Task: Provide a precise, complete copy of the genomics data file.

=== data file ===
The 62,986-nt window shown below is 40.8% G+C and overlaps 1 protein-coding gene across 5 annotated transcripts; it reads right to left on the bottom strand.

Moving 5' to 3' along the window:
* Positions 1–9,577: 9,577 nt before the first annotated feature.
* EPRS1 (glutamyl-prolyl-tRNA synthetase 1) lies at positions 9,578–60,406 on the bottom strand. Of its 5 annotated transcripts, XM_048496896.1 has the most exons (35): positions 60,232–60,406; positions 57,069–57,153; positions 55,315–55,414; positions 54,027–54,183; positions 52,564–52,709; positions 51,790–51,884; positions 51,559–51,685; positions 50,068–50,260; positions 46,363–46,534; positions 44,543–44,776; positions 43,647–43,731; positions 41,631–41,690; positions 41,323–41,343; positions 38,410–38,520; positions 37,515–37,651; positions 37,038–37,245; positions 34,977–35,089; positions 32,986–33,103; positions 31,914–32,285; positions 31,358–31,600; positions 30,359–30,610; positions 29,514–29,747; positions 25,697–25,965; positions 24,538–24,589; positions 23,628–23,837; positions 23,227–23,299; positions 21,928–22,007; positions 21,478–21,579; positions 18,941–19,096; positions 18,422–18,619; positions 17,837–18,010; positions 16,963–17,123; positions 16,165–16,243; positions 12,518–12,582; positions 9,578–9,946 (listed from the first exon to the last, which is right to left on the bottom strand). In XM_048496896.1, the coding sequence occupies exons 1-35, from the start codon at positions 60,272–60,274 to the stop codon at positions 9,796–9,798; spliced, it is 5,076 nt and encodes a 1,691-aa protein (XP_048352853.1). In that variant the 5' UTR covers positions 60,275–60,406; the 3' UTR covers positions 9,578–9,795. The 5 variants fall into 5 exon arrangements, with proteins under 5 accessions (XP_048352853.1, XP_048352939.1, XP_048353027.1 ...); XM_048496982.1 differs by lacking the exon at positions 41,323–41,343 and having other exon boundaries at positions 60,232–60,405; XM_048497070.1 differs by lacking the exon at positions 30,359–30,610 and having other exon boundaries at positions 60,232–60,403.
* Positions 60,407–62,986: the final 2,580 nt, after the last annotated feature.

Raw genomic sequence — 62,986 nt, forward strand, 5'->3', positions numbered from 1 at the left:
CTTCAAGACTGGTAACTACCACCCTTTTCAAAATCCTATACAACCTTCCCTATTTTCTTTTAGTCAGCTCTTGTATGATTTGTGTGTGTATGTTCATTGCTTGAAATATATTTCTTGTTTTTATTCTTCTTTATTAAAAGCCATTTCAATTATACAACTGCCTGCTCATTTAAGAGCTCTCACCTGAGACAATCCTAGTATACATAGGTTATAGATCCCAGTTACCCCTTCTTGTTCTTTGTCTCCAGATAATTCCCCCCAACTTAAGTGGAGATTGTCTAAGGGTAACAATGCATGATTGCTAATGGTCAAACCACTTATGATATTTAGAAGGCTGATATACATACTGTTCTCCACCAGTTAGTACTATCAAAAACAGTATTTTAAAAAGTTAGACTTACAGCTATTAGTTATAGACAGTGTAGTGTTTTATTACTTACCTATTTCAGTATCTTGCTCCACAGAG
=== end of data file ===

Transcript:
The 62,986-nt window shown below is 40.8% G+C and overlaps 1 protein-coding gene across 5 annotated transcripts; it reads right to left on the bottom strand.

Moving 5' to 3' along the window:
* Positions 1–9,577: 9,577 nt before the first annotated feature.
* EPRS1 (glutamyl-prolyl-tRNA synthetase 1) lies at positions 9,578–60,406 on the bottom strand. Of its 5 annotated transcripts, XM_048496896.1 has the most exons (35): positions 60,232–60,406; positions 57,069–57,153; positions 55,315–55,414; positions 54,027–54,183; positions 52,564–52,709; positions 51,790–51,884; positions 51,559–51,685; positions 50,068–50,260; positions 46,363–46,534; positions 44,543–44,776; positions 43,647–43,731; positions 41,631–41,690; positions 41,323–41,343; positions 38,410–38,520; positions 37,515–37,651; positions 37,038–37,245; positions 34,977–35,089; positions 32,986–33,103; positions 31,914–32,285; positions 31,358–31,600; positions 30,359–30,610; positions 29,514–29,747; positions 25,697–25,965; positions 24,538–24,589; positions 23,628–23,837; positions 23,227–23,299; positions 21,928–22,007; positions 21,478–21,579; positions 18,941–19,096; positions 18,422–18,619; positions 17,837–18,010; positions 16,963–17,123; positions 16,165–16,243; positions 12,518–12,582; positions 9,578–9,946 (listed from the first exon to the last, which is right to left on the bottom strand). In XM_048496896.1, the coding sequence occupies exons 1-35, from the start codon at positions 60,272–60,274 to the stop codon at positions 9,796–9,798; spliced, it is 5,076 nt and encodes a 1,691-aa protein (XP_048352853.1). In that variant the 5' UTR covers positions 60,275–60,406; the 3' UTR covers positions 9,578–9,795. The 5 variants fall into 5 exon arrangements, with proteins under 5 accessions (XP_048352853.1, XP_048352939.1, XP_048353027.1 ...); XM_048496982.1 differs by lacking the exon at positions 41,323–41,343 and having other exon boundaries at positions 60,232–60,405; XM_048497070.1 differs by lacking the exon at positions 30,359–30,610 and having other exon boundaries at positions 60,232–60,403.
* Positions 60,407–62,986: the final 2,580 nt, after the last annotated feature.

Raw genomic sequence — 62,986 nt, forward strand, 5'->3', positions numbered from 1 at the left:
CTTCAAGACTGGTAACTACCACCCTTTTCAAAATCCTATACAACCTTCCCTATTTTCTTTTAGTCAGCTCTTGTATGATTTGTGTGTGTATGTTCATTGCTTGAAATATATTTCTTGTTTTTATTCTTCTTTATTAAAAGCCATTTCAATTATACAACTGCCTGCTCATTTAAGAGCTCTCACCTGAGACAATCCTAGTATACATAGGTTATAGATCCCAGTTACCCCTTCTTGTTCTTTGTCTCCAGATAATTCCCCCCAACTTAAGTGGAGATTGTCTAAGGGTAACAATGCATGATTGCTAATGGTCAAACCACTTATGATATTTAGAAGGCTGATATACATACTGTTCTCCACCAGTTAGTACTATCAAAAACAGTATTTTAAAAAGTTAGACTTACAGCTATTAGTTATAGACAGTGTAGTGTTTTATTACTTACCTATTTCAGTATCTTGCTCCACAGAG